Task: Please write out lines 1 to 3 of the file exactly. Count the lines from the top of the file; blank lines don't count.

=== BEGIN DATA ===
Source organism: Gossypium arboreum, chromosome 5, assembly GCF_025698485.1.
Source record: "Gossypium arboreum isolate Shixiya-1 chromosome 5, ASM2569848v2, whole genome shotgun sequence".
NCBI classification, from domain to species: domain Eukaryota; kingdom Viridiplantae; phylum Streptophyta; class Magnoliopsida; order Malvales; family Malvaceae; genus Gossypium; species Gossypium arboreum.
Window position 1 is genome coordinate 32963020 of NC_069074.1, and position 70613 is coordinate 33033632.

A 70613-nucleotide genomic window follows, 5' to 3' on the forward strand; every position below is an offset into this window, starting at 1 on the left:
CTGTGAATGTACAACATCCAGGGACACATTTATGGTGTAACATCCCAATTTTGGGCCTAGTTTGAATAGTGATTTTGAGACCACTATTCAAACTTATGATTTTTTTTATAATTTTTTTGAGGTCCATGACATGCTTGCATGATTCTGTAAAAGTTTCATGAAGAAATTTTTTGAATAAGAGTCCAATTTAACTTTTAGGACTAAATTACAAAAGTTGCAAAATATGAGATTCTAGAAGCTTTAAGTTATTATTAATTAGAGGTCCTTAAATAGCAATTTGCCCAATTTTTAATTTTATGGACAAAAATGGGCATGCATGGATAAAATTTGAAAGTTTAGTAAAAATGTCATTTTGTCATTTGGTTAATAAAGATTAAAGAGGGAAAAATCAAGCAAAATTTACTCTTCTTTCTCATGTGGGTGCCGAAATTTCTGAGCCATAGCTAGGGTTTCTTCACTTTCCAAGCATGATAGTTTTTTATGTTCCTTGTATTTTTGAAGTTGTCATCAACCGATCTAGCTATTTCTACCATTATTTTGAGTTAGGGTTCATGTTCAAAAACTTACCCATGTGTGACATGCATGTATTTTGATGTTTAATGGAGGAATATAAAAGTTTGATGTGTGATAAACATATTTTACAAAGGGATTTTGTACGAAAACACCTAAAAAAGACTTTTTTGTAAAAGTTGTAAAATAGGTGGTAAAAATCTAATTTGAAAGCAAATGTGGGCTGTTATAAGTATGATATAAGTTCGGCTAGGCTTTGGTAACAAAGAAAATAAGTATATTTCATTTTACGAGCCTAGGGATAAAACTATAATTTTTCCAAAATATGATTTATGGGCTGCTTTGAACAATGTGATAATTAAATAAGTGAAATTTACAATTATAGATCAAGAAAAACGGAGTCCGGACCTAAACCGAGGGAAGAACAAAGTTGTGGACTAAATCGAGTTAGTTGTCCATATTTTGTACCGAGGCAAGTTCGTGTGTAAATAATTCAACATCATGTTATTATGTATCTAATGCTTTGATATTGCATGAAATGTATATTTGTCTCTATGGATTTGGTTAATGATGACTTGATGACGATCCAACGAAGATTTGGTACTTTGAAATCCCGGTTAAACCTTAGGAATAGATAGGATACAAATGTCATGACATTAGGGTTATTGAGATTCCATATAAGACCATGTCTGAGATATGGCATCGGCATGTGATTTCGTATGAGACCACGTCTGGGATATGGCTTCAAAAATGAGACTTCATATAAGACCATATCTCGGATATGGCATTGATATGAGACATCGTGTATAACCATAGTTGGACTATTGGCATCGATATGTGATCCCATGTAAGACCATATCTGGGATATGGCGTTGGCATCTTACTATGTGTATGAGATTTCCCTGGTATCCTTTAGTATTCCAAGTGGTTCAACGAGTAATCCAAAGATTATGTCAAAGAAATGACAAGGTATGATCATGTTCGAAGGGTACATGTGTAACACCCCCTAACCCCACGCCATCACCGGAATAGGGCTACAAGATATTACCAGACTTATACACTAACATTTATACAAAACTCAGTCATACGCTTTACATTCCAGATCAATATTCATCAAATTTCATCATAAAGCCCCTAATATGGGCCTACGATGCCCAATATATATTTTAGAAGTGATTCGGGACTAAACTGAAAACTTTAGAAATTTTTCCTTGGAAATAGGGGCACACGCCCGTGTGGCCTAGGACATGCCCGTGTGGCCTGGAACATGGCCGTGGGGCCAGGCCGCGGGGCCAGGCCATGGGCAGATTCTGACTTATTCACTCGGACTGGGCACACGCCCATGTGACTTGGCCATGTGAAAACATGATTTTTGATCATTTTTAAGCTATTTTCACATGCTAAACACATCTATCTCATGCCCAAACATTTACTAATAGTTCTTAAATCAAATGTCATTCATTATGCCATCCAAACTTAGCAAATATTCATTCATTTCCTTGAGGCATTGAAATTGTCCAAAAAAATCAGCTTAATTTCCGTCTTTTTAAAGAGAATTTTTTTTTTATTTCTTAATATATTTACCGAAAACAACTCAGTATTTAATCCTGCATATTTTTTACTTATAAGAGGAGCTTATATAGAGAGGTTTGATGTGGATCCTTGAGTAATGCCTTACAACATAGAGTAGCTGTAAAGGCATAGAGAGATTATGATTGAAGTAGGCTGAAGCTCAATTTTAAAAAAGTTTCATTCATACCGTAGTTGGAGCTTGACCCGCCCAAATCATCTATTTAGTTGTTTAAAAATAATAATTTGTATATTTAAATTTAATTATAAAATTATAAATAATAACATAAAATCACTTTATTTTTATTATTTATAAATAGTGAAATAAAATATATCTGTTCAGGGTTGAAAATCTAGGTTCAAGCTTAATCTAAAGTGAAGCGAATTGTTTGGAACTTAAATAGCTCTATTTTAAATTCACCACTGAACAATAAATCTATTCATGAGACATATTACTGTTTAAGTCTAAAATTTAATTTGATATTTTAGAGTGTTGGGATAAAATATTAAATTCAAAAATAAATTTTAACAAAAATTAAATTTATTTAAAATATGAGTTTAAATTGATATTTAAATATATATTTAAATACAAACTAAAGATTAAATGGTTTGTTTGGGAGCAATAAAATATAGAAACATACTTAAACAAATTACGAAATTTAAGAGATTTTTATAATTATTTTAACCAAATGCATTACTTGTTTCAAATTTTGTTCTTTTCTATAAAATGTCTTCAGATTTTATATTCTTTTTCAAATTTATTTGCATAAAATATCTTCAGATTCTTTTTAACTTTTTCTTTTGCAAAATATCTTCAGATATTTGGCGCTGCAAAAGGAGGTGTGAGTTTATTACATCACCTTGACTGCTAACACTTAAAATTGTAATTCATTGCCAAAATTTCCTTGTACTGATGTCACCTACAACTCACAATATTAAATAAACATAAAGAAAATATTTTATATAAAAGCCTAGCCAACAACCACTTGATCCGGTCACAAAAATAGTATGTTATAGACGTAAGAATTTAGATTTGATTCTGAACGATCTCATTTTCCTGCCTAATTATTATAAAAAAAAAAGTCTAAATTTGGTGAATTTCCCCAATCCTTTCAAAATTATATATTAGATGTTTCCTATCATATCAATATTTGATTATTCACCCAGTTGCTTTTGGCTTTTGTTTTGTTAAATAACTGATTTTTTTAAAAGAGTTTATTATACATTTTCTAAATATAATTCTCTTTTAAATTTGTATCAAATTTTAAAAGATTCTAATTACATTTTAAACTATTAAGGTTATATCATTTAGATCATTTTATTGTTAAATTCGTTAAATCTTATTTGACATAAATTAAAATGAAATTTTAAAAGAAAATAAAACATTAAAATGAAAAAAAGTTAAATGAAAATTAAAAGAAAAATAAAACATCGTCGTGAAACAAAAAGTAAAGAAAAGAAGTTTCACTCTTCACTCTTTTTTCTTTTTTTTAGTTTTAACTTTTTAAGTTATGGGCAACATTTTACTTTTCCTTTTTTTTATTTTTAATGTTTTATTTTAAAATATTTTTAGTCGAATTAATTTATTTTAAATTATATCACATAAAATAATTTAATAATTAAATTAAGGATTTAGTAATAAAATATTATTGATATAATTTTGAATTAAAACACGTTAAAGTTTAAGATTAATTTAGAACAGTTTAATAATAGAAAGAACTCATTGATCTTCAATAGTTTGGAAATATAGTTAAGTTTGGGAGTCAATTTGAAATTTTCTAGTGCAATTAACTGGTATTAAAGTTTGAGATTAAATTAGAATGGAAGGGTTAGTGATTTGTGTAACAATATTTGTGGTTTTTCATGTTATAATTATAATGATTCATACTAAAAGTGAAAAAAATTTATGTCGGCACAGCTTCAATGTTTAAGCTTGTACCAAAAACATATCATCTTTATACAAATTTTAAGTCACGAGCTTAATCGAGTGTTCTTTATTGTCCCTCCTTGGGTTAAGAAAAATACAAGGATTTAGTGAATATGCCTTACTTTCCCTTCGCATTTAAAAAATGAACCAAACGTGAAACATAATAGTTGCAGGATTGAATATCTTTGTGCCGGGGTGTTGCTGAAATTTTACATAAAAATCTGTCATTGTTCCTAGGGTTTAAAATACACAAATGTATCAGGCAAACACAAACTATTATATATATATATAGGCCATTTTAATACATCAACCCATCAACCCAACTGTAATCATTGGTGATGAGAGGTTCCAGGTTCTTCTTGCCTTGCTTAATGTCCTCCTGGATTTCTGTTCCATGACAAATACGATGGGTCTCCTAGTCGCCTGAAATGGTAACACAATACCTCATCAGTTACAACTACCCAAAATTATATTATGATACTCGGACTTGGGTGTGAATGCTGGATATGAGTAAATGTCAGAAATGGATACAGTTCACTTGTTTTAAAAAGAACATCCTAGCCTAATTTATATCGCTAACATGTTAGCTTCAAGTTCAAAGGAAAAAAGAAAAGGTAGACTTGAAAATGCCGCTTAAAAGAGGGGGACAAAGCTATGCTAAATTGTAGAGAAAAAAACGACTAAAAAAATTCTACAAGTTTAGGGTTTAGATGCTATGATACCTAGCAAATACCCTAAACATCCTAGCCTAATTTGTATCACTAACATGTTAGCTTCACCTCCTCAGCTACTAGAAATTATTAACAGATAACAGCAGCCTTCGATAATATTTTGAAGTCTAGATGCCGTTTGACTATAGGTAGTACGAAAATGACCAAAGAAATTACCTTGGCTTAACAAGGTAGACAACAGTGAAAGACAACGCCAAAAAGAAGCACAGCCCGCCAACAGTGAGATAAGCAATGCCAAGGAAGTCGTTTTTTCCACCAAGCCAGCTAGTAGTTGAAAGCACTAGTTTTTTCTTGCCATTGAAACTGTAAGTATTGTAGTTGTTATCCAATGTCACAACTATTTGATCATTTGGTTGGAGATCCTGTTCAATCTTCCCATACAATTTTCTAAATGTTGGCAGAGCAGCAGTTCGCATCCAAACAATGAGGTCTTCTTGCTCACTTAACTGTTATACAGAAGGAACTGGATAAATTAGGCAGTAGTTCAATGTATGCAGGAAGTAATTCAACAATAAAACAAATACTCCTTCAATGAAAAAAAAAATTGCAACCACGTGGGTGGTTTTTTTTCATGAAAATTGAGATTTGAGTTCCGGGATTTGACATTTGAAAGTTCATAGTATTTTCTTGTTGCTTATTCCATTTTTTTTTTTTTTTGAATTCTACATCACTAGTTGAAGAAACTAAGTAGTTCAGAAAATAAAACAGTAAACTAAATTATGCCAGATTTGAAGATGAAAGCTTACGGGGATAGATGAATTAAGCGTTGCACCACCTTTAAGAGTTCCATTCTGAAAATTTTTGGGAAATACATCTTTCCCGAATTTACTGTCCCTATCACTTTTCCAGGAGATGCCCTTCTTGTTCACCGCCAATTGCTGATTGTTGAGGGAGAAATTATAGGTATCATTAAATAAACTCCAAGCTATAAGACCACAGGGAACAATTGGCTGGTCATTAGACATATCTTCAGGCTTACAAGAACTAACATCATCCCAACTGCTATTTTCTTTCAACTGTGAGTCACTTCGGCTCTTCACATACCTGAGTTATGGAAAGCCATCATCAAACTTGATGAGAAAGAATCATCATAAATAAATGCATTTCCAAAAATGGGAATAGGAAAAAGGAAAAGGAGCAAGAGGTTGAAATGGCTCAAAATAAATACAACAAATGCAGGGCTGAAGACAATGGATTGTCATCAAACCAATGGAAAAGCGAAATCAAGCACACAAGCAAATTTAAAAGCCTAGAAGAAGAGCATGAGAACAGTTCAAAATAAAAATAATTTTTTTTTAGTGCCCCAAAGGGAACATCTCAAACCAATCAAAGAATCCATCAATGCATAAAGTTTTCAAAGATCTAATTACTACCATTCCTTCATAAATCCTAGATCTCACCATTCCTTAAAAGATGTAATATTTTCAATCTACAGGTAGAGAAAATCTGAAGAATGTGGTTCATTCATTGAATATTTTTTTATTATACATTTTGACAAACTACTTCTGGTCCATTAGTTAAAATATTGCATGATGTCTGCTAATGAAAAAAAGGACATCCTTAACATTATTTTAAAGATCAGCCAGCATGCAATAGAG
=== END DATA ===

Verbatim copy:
Source organism: Gossypium arboreum, chromosome 5, assembly GCF_025698485.1.
Source record: "Gossypium arboreum isolate Shixiya-1 chromosome 5, ASM2569848v2, whole genome shotgun sequence".
NCBI classification, from domain to species: domain Eukaryota; kingdom Viridiplantae; phylum Streptophyta; class Magnoliopsida; order Malvales; family Malvaceae; genus Gossypium; species Gossypium arboreum.